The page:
Photo by Nancy Sathre-Vogel: Another climb -- Atigun Pass on the Dalton Highway

SARA: Do the boys rotate who rides the tandem/single? Or is Davy always on the single?
That was the original plan but hasn't worked out that way. Davy is a lot bigger than Daryl and is much more capable of riding solo than his brother is. Besides, Daryl has a tendency to daydream a lot - not a good thing when you've got 10-ton trucks blasting past!

SARA: At what age & how did you start teaching your kids how to bike & how to love cycling?
S-V: We were living in Ethiopia when our boys were small, so never did the trailer thing like so many parents. When they were around 3, we bought a trailer bike - they loved it! ... The summer the boys were five, we put a kiddie crank on our old tandem. John hooked up an impossible train with the tandem and a trailer bike and took them for a ride up to Idaho City - about 45 miles from Boise and up a steep hill. It was a tough day, but the boys hung in there very well. From there, our summer journeys got a bit bolder each year. When they were seven, we took off for our first tour with two tandems. When they were eight, we bought a bicycle built for three for John and the boys and headed out for a year on the road.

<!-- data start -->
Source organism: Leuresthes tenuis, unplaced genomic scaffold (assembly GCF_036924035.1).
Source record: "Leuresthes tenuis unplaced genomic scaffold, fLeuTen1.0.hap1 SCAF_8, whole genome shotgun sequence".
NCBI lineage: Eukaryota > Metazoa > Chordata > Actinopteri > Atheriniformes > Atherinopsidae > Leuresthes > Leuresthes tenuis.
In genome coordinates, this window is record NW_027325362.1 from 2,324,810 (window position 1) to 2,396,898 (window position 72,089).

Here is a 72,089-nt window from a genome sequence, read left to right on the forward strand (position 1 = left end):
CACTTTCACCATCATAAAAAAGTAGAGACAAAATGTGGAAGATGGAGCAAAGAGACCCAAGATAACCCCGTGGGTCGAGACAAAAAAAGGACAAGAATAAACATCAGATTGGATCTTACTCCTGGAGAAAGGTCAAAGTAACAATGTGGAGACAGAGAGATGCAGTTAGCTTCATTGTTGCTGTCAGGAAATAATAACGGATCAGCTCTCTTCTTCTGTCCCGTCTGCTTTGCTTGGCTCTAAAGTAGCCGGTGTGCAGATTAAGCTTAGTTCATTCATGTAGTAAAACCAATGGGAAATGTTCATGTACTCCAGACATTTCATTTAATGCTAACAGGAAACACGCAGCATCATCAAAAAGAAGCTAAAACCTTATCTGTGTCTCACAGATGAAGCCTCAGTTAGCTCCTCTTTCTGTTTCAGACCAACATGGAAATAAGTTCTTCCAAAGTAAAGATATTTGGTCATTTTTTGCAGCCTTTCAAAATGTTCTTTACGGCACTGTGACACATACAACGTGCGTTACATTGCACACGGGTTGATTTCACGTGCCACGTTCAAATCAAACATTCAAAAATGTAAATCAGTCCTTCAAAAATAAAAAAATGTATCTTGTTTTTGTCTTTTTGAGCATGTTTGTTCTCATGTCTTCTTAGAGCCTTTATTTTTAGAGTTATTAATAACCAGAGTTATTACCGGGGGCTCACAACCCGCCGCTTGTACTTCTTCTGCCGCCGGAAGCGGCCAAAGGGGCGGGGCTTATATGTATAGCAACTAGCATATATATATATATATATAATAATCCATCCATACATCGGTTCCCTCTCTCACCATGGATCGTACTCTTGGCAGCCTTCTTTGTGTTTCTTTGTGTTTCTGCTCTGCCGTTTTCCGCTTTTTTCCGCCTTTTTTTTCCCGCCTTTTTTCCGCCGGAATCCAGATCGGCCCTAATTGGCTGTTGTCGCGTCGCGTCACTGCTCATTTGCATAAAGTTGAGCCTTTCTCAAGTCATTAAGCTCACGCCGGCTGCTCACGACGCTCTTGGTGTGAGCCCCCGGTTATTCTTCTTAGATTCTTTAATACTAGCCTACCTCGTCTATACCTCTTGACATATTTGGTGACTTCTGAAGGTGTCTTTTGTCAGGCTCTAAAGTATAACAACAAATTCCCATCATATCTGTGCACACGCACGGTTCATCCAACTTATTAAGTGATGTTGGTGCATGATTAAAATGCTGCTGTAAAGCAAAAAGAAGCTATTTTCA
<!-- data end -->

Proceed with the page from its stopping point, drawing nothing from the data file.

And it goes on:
We never intentionally set out to "teach them to ride" or to "love cycling" - we just did what felt natural for us. A side benefit of that is that the boys love traveling with bicycles as much as we do.
photo: Sathre-Vogel calls Tolu, Columbia and its sloths, hidden gems.

SARA: You camped at times, in the desert, open spaces, along the road. Besides dust/sand did anything else try to sneak in your tent?
On this trip? No. On our first big family adventure in 2006-07, we had a skunk prowling around trying to get in the food we had stashed right outside the tent door. We also had a fox visit us one night.

On this trip, we were deep in the middle of bear country when we heard something outside the tent. We still don't know what it was - bear? Moose? Raccoon?
And then there was the time at Canyon de Chelly where we were getting buried in sand. And the night in Baja when we thought we had the perfect campsite next to a small grove of trees...

SARA: I love reading about the daily life activities.
S-V: That's my favorite part too. It is so wonderful to cycle slowly through small towns watching moms brush their daughter's hair, big sisters doing laundry, dad's slaughtering chickens for dinner, kids dressed up in their uniforms walking to school... I don't think I'll ever get tired of it.